Rogers and Huang got around this by creating an array of photodetectors and circuit elements that are so small -- approximately 100-µm square -- they aren't as affected when the elastomer pops back into its hemispheric shape. Think of them like buildings on the Earth -- though flat-bottomed buildings are built on the curved Earth, the area they take up is so small that the curve isn't felt.
They also designed the array so that the silicon component of each device is sandwiched in the middle of two other layers, the so-called natural mechanical plane. That way, while the top layer is stretched and the bottom layer is compressed, the middle layer experiences very small stress.
When tested, more than 99 percent of the devices still worked after snapping the elastomer back to its hemispherical shape. Researchers found that the silicon in the devices was only compressed .002 percent -- far below the 1 percent compression where silicon fails.
The array package is then transfer printed to a matching hemispherical glass substrate. Attaching a lens and connecting the camera to external electronics completes the assembly. The camera has the size and shape of a human eye.
The electronic eye camera mounted on a circuit board.
Early images obtained using this curved array in an electronic eye-type camera indicate large-scale pictures that are much clearer than those obtained with similar, but planar, cameras, when simple imaging optics are used.
"In a conventional, planar camera, parts of the images that fall at the edges of the fields of view are typically not imaged well using simple optics," Huang said. "The hemisphere layout of the electronic eye eliminates this and other limitations, thereby providing improved imaging characteristics."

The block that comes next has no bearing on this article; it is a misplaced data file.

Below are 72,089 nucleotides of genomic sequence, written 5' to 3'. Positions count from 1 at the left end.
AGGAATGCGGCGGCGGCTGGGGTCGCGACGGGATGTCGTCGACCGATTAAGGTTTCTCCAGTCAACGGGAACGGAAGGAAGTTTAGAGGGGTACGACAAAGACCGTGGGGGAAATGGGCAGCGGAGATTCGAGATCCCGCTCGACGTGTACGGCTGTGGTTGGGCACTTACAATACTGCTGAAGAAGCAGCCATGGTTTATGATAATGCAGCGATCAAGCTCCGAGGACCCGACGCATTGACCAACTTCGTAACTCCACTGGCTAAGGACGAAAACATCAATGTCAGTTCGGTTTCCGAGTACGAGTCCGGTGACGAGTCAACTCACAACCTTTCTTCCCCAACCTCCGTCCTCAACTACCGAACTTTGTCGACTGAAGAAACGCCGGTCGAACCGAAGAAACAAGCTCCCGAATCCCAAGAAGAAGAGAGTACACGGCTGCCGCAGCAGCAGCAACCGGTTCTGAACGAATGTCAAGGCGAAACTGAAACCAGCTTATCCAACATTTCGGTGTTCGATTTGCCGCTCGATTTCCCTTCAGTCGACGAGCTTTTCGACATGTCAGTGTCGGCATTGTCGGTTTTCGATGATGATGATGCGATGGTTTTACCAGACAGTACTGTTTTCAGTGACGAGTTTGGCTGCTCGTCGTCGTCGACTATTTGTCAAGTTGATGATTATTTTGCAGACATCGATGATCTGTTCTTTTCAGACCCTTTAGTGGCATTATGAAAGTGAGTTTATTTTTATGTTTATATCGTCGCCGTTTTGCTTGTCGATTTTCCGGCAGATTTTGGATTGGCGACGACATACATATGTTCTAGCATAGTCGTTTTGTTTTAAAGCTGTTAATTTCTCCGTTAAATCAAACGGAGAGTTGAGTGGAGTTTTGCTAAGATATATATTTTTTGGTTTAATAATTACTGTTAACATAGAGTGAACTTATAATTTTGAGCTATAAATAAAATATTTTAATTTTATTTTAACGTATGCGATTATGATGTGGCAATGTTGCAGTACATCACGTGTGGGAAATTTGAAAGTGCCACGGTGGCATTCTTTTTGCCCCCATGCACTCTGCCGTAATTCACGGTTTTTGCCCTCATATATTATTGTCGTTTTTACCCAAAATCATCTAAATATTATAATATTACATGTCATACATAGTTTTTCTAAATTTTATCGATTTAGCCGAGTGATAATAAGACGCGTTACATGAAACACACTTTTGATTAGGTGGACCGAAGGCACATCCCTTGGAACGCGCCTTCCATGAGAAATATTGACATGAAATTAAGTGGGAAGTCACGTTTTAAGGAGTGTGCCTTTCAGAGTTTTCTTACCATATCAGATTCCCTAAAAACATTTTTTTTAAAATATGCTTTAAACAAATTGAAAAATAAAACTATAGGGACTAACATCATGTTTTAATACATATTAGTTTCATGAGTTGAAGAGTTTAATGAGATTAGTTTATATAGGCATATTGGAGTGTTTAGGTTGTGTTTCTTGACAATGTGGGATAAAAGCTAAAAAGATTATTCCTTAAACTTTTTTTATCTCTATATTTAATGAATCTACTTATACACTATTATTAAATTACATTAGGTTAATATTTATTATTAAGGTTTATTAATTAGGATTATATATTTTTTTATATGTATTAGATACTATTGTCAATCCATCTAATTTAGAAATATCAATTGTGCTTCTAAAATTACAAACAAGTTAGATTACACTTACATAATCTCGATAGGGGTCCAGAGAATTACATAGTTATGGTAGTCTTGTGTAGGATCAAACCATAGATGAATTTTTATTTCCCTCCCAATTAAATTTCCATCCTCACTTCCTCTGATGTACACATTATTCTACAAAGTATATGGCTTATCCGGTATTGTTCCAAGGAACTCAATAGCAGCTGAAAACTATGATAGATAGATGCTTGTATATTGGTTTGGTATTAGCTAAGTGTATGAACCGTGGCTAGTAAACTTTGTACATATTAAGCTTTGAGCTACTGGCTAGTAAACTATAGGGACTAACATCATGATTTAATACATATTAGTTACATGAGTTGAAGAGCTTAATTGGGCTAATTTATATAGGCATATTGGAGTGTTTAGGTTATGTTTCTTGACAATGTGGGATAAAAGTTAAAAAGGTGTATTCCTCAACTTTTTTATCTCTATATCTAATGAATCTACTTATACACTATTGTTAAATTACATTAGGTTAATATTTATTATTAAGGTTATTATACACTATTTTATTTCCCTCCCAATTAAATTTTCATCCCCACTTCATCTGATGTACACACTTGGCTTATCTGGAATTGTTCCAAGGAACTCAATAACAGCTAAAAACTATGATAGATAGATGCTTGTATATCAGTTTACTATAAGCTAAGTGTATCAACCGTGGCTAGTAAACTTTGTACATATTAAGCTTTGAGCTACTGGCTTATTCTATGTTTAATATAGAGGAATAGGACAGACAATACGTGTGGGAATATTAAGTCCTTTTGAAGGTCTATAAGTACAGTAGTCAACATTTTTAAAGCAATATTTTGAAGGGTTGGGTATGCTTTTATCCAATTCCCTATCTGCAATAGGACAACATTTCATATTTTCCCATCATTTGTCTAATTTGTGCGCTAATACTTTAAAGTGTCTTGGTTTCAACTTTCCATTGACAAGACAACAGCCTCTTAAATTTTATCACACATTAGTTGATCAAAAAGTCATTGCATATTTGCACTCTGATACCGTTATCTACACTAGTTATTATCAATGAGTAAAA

Huang and Rogers will continue to optimize the camera by adding more pixels.
"There is a lot of room for improvement, but early tests show how well this works. We believe that this is scalable, in a straightforward way, to more sophisticated imaging electronics," Huang said. "It has been a very good collaboration between the two groups."
Researchers are testing the same design principles in a range of other applications, including as a thin, conformable monitor to detect electrical signals traveling across the undulating surface of the human brain.
The research is the cover story of the Aug. 7 issue of Nature; Rogers is corresponding author.
For more information, visit: www.uiuc.edu or www.northwestern.edu
- A light-tight box that receives light from an object or scene and focuses it to form an image on a light-sensitive material or a detector. The camera generally contains a lens of variable aperture and a shutter of variable speed to precisely control the exposure. In an electronic imaging system, the camera does not use chemical means to store the image, but takes advantage of the sensitivity of various detectors to different bands of the electromagnetic spectrum. These sensors are transducers...
- Any material of a macromolecular nature that can stretch at room temperature to more than twice its length and return to approximately its original shape when stress is released.